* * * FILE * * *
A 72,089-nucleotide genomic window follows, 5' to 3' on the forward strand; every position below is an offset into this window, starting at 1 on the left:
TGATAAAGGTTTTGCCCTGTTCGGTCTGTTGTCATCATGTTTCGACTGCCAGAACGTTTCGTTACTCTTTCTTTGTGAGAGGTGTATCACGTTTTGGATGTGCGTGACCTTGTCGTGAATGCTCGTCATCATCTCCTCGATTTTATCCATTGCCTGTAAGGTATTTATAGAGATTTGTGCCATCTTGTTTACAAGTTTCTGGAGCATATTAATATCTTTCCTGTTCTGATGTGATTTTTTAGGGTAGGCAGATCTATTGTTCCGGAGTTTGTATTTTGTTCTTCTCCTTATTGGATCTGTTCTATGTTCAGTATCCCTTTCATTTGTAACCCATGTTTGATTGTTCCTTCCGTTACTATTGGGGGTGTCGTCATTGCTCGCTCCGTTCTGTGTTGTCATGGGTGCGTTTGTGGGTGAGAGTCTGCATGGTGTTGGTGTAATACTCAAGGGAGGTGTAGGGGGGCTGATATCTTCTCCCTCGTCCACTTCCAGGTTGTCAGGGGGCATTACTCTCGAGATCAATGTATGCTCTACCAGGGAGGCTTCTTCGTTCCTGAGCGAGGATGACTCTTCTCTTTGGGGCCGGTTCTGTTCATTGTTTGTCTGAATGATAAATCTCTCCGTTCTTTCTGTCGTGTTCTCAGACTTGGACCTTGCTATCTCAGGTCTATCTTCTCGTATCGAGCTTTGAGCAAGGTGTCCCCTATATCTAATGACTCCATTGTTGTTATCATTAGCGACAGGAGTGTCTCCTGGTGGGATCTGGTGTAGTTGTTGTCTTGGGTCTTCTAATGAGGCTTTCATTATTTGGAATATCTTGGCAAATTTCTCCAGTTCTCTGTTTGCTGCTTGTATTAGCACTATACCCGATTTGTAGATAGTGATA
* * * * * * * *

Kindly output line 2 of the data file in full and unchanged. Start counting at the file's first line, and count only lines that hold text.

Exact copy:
TGATAAAGGTTTTGCCCTGTTCGGTCTGTTGTCATCATGTTTCGACTGCCAGAACGTTTCGTTACTCTTTCTTTGTGAGAGGTGTATCACGTTTTGGATGTGCGTGACCTTGTCGTGAATGCTCGTCATCATCTCCTCGATTTTATCCATTGCCTGTAAGGTATTTATAGAGATTTGTGCCATCTTGTTTACAAGTTTCTGGAGCATATTAATATCTTTCCTGTTCTGATGTGATTTTTTAGGGTAGGCAGATCTATTGTTCCGGAGTTTGTATTTTGTTCTTCTCCTTATTGGATCTGTTCTATGTTCAGTATCCCTTTCATTTGTAACCCATGTTTGATTGTTCCTTCCGTTACTATTGGGGGTGTCGTCATTGCTCGCTCCGTTCTGTGTTGTCATGGGTGCGTTTGTGGGTGAGAGTCTGCATGGTGTTGGTGTAATACTCAAGGGAGGTGTAGGGGGGCTGATATCTTCTCCCTCGTCCACTTCCAGGTTGTCAGGGGGCATTACTCTCGAGATCAATGTATGCTCTACCAGGGAGGCTTCTTCGTTCCTGAGCGAGGATGACTCTTCTCTTTGGGGCCGGTTCTGTTCATTGTTTGTCTGAATGATAAATCTCTCCGTTCTTTCTGTCGTGTTCTCAGACTTGGACCTTGCTATCTCAGGTCTATCTTCTCGTATCGAGCTTTGAGCAAGGTGTCCCCTATATCTAATGACTCCATTGTTGTTATCATTAGCGACAGGAGTGTCTCCTGGTGGGATCTGGTGTAGTTGTTGTCTTGGGTCTTCTAATGAGGCTTTCATTATTTGGAATATCTTGGCAAATTTCTCCAGTTCTCTGTTTGCTGCTTGTATTAGCACTATACCCGATTTGTAGATAGTGATA